Florida may be under a stay-at-home order, but the state's marine wildlife doesn't seem bothered by the lack of human activity. Dolphins, sharks, manatees and other marine animals are taking advantage of empty beaches and low boat traffic amid the coronavirus pandemic.
In years past, we have celebrated Earth Day with a huge festival at The Wynwood Yard, complete with live music, informative panels, booths, community clean-ups, local beer tastings, and interactive, educational events. We aren't gathering on the lawn, jamming to music by Keith Johns.
Back to Blog We know that this Earth Day is a little different from those we've had in the past. However, this year makes of celebrating Earth Day! To show our appreciation for Mother Earth, we compiled a list (with the help of our local partners) of some things to do to celebrate Earth Day 2020 with your Quarantine Crew.
Home > Earth Day : interviews with local scientists and changemakers On the occasion of Earth Day, the French Consulate in Miami e-met with local researchers, representative of NGO and changemakers. We wanted to highlight how our relation with our environment is deeply linked with the novel coronavirus pandemic.
6 Things to Know – Amazon Workers Protesting Pandemic Conditions, Increased Marine Life Sightings in Area
6 Things to Know - Amazon Workers Protesting Pandemic Conditions, Increased Marine Life Sightings in Area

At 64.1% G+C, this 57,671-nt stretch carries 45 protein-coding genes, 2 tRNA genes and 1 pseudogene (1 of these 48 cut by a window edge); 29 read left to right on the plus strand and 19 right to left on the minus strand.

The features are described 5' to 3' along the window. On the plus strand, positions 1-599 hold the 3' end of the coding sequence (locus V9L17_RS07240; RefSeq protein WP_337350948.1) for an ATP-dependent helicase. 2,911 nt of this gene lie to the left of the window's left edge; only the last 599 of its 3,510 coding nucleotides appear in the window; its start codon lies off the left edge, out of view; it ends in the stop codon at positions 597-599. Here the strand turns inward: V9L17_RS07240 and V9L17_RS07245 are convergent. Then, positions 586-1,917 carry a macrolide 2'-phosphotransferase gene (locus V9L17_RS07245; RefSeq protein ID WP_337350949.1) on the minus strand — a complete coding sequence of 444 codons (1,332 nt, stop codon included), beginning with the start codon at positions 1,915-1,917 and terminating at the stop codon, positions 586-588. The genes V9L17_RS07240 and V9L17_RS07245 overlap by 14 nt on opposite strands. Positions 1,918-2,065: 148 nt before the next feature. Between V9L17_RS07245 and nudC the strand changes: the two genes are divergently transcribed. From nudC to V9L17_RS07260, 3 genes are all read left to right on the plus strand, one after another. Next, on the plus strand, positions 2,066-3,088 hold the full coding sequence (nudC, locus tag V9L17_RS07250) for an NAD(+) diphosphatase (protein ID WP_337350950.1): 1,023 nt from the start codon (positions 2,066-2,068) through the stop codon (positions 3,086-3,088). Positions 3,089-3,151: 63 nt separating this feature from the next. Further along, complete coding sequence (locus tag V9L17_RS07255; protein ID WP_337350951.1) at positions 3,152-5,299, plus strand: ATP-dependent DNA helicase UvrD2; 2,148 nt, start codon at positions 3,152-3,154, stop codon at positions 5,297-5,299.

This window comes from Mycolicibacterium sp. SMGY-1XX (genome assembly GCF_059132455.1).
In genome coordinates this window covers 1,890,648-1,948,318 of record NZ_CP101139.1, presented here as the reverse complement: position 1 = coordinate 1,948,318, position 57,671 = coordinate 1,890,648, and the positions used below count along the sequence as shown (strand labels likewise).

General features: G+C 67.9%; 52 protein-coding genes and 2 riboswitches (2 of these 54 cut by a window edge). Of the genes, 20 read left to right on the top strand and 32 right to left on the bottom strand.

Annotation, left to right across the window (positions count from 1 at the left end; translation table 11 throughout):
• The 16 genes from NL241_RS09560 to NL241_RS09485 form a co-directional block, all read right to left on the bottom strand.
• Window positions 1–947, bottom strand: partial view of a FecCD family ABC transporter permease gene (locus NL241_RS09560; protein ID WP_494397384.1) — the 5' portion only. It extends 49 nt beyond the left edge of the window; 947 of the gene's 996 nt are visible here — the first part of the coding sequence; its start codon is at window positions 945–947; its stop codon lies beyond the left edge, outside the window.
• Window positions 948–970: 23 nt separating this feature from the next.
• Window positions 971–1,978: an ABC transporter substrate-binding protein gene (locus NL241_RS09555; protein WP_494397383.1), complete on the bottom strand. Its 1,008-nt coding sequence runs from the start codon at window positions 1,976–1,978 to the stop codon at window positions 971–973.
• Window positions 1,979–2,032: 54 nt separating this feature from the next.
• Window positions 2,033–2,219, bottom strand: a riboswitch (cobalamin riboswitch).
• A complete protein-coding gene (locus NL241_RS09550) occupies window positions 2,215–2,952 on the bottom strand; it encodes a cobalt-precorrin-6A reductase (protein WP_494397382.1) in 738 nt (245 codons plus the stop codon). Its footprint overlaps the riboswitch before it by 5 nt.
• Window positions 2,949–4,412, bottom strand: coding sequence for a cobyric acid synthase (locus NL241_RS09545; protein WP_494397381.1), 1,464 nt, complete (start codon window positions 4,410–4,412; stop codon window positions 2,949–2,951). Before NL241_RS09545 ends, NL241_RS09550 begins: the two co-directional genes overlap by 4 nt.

It's Wednesday, April 22nd - and NBC 6 has the top stories you need to know for the day. No. 1 - A major step forward could be coming as the first at-home test for COVID-19 has been emergency approved and could be available within weeks.
This might just be the kind of comeback we needed. As the state follows Gov. Ron DeSantis' stay-at-home order, it seems like Florida's wildlife got a different memo. Florida marine creatures have taken the opportunity to reclaim what was once theirs, and they're thriving.
Because COVID-19 has been detected in fecal matter and wastewater, Waterkeeper Alliance suggests that those sampling water change their protocols.
Make a difference while you distance!
Join our "See a fish, Send a Fish" campaign and help Miami Waterkeeper spot wildlife, debris, and pollution by reporting or tagging us in your sightings.
During this time of low boat traffic and little rainfall, our water has been noticeably clearer and bluer. And while we're all taking a pause, many people are also connecting with the nature that's around them. For example, Miami Waterkeeper has been receiving increased reports of wildlife sightings including dolphins, turtles, sharks, manatees, rays, and even a pair of endangered smalltooth sawfish!
Miami Waterkeeper continues our legal challenge of FPL's 20-year license renewal for Turkey Point Nuclear Power Plant. This March, Miami Waterkeeper and co-plaintiffs Friends of the Earth and Natural Resources Defense Council, filed a lawsuit in the U.S. Court of Appeals for the District of Columbia Circuit.
Over the past few weeks, amateur photographers have been capturing images and video of manatees, turtles, and sawfish in South Florida waterways and posting them on social media. Stay-at-home orders have meant fewer boats out on the water. And that's meant a safer spring vacation for Miami's aquatic creatures, many of which are coming back to shore.